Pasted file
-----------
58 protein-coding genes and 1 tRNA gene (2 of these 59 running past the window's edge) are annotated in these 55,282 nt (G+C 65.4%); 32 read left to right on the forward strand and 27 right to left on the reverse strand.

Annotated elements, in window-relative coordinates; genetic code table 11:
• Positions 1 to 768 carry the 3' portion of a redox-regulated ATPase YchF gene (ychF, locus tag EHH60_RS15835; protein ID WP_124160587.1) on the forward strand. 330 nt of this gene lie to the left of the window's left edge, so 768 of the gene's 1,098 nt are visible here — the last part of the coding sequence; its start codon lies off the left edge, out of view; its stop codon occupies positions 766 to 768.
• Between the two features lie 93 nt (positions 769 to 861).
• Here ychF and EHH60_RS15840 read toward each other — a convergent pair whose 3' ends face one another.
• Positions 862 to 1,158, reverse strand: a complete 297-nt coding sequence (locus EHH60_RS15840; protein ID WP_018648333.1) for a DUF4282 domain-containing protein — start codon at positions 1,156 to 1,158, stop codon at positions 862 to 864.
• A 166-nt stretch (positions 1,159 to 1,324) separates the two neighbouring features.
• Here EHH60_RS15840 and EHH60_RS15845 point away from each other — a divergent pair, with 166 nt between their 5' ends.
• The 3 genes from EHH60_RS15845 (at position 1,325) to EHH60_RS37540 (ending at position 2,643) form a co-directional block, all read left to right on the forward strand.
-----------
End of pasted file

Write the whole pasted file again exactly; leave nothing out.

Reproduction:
58 protein-coding genes and 1 tRNA gene (2 of these 59 running past the window's edge) are annotated in these 55,282 nt (G+C 65.4%); 32 read left to right on the forward strand and 27 right to left on the reverse strand.

Annotated elements, in window-relative coordinates; genetic code table 11:
• Positions 1 to 768 carry the 3' portion of a redox-regulated ATPase YchF gene (ychF, locus tag EHH60_RS15835; protein ID WP_124160587.1) on the forward strand. 330 nt of this gene lie to the left of the window's left edge, so 768 of the gene's 1,098 nt are visible here — the last part of the coding sequence; its start codon lies off the left edge, out of view; its stop codon occupies positions 766 to 768.
• Between the two features lie 93 nt (positions 769 to 861).
• Here ychF and EHH60_RS15840 read toward each other — a convergent pair whose 3' ends face one another.
• Positions 862 to 1,158, reverse strand: a complete 297-nt coding sequence (locus EHH60_RS15840; protein ID WP_018648333.1) for a DUF4282 domain-containing protein — start codon at positions 1,156 to 1,158, stop codon at positions 862 to 864.
• A 166-nt stretch (positions 1,159 to 1,324) separates the two neighbouring features.
• Here EHH60_RS15840 and EHH60_RS15845 point away from each other — a divergent pair, with 166 nt between their 5' ends.
• The 3 genes from EHH60_RS15845 (at position 1,325) to EHH60_RS37540 (ending at position 2,643) form a co-directional block, all read left to right on the forward strand.